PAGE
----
The United Nations Population Fund (UNFPA) is the world’s most expansive international source of funding for population and reproductive health initiatives. The fund aims to improve the quality of life of individuals and communities all over the world by supporting programs that respond to reproductive health issues, and by working with governments and non-governmental agencies in the creation of policies that will usher countries towards better population management and sustainable development.
Fulfilling these objectives is a sizable task, as Sunita Mukherjee will attest to. Being the UNFPA Country Representative for the Philippines, Mukherjee is responsible for ensuring that the fund’s various programs are executed well and that the goals for those programs are sufficiently met. She also sees to it that the key principles of improving and maintaining reproductive health, family planning, and gender equality are successfully integrated into Philippine law. “We tread on the difficult ideas and work with the government, NGO’s, and civil society to bring about change,” Mukherjee explained. “We also work with legislators and policy makers. That is how we work, and this is what my responsibility entails: to help the government and the NGO’s create better reproductive health lives for its people.”
However, her work is not without its difficulties. As receptive as some cultures are in matters of sexual health, others are extremely reserved where reproductive concerns are involved. “Sex is often a taboo in many Asian countries, even if sex is a normal function in all of us.” Mukherjee acknowledges that in the Philippines, where majority of the population are Roman Catholics, effectively addressing reproductive health and gender equality issues can be very challenging. Fostering awareness, for one, is met with some resistance by the country’s own religious or cultural stance. According to Mukherjee, the lack of available information regarding sexual health puts the country’s young adults in a tenuous position. “It is important that we explain to the country’s youngsters the kind of hormonal changes taking place in their bodies,” she said. “Giving them information and services would help them to avoid sexually transmitted infections, avoid unwanted pregnancies, and also make them more responsible citizens.”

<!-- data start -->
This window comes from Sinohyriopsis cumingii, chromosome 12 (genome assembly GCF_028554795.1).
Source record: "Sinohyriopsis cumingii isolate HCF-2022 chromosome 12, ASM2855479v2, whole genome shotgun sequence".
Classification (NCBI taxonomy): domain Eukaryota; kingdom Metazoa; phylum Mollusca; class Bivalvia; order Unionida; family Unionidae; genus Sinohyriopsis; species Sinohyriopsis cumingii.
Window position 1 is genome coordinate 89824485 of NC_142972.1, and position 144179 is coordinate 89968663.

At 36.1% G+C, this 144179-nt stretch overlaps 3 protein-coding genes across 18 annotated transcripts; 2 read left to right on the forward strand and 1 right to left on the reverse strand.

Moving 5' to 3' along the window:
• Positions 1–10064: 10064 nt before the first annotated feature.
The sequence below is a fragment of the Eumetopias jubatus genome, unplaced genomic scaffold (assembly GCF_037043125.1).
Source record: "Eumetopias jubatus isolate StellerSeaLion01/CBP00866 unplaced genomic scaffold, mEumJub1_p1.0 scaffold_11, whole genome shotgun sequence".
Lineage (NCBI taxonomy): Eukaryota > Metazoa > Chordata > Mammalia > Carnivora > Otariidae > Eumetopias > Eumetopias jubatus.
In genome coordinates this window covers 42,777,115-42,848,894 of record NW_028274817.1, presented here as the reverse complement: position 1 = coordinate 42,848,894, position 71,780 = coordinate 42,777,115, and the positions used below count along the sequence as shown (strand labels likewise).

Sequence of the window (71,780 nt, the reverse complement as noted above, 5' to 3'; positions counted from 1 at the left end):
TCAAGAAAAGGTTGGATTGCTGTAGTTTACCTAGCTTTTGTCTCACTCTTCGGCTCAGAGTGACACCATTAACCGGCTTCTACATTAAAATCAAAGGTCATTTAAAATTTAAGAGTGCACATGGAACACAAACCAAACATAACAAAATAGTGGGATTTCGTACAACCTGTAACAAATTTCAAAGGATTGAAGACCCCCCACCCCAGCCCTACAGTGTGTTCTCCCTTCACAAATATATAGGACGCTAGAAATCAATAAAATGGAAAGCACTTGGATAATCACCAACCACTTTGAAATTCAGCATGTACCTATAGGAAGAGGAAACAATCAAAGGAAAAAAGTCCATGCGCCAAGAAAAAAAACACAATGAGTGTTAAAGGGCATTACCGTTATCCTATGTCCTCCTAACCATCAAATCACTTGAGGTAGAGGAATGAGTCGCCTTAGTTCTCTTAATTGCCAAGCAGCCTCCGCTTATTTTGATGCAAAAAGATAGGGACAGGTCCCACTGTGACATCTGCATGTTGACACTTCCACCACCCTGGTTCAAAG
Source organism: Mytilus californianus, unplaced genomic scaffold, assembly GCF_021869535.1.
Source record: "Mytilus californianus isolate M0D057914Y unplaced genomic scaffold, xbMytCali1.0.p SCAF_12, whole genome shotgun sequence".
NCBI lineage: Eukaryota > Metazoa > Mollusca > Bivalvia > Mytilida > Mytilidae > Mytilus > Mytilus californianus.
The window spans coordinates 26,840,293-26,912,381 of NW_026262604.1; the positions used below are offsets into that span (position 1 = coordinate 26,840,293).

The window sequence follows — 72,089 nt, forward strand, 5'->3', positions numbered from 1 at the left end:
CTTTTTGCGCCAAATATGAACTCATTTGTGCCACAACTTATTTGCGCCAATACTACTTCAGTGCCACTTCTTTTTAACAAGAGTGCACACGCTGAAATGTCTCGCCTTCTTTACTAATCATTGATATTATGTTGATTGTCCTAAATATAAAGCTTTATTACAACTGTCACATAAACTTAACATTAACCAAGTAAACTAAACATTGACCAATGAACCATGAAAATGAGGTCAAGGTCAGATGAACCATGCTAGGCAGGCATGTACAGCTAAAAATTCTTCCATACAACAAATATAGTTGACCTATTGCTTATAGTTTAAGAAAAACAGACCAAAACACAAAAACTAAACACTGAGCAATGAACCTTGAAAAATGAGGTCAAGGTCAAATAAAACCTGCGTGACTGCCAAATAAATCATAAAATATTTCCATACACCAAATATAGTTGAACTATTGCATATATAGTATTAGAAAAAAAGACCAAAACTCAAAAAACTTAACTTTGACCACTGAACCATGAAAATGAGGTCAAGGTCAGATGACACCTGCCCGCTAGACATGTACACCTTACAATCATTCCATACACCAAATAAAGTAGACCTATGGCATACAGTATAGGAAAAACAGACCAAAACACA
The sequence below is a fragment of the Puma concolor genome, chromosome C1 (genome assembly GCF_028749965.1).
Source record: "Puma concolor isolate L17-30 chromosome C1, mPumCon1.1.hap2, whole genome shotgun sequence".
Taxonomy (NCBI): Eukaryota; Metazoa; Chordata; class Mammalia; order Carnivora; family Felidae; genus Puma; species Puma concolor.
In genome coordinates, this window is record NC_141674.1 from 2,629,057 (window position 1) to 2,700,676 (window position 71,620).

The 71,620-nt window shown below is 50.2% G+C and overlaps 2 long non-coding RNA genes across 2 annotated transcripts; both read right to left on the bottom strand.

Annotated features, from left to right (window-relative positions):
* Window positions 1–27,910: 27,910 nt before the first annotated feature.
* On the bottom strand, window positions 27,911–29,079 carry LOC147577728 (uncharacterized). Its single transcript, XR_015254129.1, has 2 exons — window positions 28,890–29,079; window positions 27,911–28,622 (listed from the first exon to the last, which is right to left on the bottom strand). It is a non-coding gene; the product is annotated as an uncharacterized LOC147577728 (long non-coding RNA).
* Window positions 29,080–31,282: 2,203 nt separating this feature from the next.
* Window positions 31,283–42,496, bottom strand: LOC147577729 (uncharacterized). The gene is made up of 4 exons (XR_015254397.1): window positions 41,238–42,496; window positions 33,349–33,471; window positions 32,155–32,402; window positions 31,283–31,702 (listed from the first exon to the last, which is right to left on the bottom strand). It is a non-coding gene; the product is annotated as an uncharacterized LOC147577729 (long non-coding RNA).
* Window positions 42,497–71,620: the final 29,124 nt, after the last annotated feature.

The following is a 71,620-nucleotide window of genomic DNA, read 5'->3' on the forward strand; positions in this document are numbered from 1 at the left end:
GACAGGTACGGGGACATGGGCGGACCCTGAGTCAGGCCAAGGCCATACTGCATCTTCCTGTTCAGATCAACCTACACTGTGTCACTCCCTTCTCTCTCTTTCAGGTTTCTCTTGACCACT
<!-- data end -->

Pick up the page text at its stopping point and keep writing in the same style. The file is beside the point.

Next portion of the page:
However significant the challenges are, Mukherjee takes pride in the fact that there has been some improvement in the Philippines’ response to reproductive health and gender equality issues. “I love the fact that I can make a difference. And I love the fact that in spite of all these challenges, we have been able to address, to a large extent, the contraceptive issue. We hope to make a much larger difference in safe motherhood, in saving women’s lives. No woman should die giving birth,” she exhorted.
Before she occupied her current post, Mukherjee served as the UNFPA Country Director for Bangladesh, Sri Lanka, and Maldives, and was once the Secretary to Government in India. She graduated from Punjabi University with a degree in Economics and Literature, and holds a Masters Degree in English Literature and a Ph.D. in Public Management.
Although Mukherjee recognizes that the UNFPA in the Philippines is working towards some very ambitious goals, she also understands that these goals are not at all unattainable. “We would like to see a country where every birth is planned, where every birth is safe, where every young person is free of HIV/AIDS, and where women and girls are treated with dignity and respect,” she exhorted. “We’re working hard, not just by ourselves, but with our partners and stakeholders. And we’re working hard towards achieving these goals. They’re lofty goals and lofty visions, but we are driven by a sense of mission.”